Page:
Public health, like creativity, is difficult to define, ever changing, and affected by individual choices. The Massachusetts Creative Challenge Index sought to identify activities, behaviors, and tasks across the curriculum that foster creativity. Like CDC-surveyed behaviors, these activities and tasks will provide an Index score for each school.
The Massachusetts Creative Challenge Index legislation, adopted as part of the 2011 economic stimulus bill, established a commission to design an Index. The commission—comprised of business, education, community, and political leaders—worked for nearly nine months but failed to design an Index. However, their work did lead to a state-funded grant program to support the exchange and development of better teaching practices leading to student creativity.
The momentum in Massachusetts inspired Creative Oklahoma, an independent non-profit then headed by Susan McCalmont, to take the next step to advance the Creative Challenge Index concept.
Oklahoma Gov. Mary Fallin initially endorsed the concept as a workforce development tool. She appointed task force members—including her Secretaries of Commerce and Education—to design an index for Oklahoma. The Oklahoma Innovation Index was designed over 18 months by representatives of business, education, communities and government. The Oklahoma Innovation Index comprises eight actions that lead to student creativity—imagine (be curious), generate ideas, question, combine, risk (take chances), expand, predict, and classify.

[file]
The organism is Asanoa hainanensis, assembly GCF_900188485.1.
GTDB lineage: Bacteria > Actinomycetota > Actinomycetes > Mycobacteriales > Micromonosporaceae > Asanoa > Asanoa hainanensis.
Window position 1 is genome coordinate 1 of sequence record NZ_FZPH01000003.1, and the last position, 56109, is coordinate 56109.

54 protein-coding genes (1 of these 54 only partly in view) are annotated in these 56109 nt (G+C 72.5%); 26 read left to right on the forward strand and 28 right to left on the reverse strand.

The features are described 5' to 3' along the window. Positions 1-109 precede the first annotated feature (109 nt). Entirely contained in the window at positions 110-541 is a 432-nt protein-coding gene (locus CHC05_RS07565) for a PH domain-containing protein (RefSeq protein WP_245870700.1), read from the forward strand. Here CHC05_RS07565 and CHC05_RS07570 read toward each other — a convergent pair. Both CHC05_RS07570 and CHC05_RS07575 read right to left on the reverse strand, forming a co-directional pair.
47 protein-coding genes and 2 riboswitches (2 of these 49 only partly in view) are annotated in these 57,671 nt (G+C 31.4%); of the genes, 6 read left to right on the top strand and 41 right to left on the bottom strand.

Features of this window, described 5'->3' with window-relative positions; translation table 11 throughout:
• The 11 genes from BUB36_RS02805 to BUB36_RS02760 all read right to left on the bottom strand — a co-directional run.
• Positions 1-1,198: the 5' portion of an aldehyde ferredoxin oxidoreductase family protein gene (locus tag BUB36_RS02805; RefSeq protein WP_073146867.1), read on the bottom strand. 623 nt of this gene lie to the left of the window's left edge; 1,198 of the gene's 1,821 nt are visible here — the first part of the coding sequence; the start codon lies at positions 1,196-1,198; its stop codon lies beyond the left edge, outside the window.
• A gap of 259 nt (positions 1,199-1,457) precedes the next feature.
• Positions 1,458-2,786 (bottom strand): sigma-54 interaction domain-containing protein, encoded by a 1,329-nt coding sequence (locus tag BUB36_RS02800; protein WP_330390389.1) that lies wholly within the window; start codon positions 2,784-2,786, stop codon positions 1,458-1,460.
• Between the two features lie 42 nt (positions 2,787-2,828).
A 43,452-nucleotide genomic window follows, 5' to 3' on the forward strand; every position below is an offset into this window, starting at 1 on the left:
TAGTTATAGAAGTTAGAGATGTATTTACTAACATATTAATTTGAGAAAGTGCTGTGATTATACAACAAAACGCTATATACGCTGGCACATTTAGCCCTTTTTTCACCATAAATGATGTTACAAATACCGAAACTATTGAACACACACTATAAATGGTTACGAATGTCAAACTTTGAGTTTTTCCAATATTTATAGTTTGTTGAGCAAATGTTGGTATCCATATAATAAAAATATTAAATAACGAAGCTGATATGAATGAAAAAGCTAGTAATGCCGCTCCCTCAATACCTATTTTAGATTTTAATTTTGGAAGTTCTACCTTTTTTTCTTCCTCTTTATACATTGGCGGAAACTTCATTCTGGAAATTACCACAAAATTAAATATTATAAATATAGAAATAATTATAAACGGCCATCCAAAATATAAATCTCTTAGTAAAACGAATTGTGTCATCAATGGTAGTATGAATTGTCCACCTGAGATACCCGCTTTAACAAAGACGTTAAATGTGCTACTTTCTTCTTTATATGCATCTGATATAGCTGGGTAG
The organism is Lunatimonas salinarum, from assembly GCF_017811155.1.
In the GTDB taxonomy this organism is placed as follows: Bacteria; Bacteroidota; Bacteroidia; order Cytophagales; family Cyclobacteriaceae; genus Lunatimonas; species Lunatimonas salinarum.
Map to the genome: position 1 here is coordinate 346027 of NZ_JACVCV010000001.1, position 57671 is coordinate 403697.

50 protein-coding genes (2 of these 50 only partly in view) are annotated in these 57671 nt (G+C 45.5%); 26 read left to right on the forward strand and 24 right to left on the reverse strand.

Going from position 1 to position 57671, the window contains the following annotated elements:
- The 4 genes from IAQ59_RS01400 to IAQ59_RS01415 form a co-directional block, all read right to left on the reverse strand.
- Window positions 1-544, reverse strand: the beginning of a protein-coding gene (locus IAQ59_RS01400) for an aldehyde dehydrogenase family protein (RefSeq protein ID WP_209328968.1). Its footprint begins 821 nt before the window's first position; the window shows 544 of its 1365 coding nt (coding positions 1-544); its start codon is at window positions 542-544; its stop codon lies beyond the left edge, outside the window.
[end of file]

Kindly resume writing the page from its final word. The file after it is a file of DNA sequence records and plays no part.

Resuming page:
In practice, teachers or administrators would tabulate the frequency and efficacy of class work that engages students in any of the eight actions. Measuring the eight actions is the equivalent of measuring inputs or, as the CDC does, measuring activities and behaviors. One teacher said that if the Index were in use, teachers would scan every lesson plan for ways to improve student creativity.
Supported by the Windgate Foundation in Siloam Springs, Arkansas, Creative Oklahoma completed preliminary field testing of the Oklahoma Innovation Index in 12 schools in Oklahoma and Arkansas. Creative Oklahoma is currently expanding its field trials into additional Oklahoma communities.
We live in a society that seems to value only what we can measure. Business schools teach “if you can’t measure it, you can’t manage it.” This is a data-driven era. But, the data generated by standardized testing forces us to value content knowledge over creativity and imagination. Both are necessary.
Measuring and testing of our schools provides needed accountability—we have a right to know the success or failure of tax-funded education. There is a great need for creativity, but there is no accountability. The Creative Challenge Index plan establishes accountability through the measurement of creative learning.
Educational change takes time. The Creative Challenge Index will work to make arts education a priority. Massachusetts launched the change by developing the concept. Oklahoma advanced the idea by designing and testing an Index. Where will you take this strategy in your state?
Stan Rosenberg is President of the Massachusetts State Senate and an Americans for the Arts Fellow.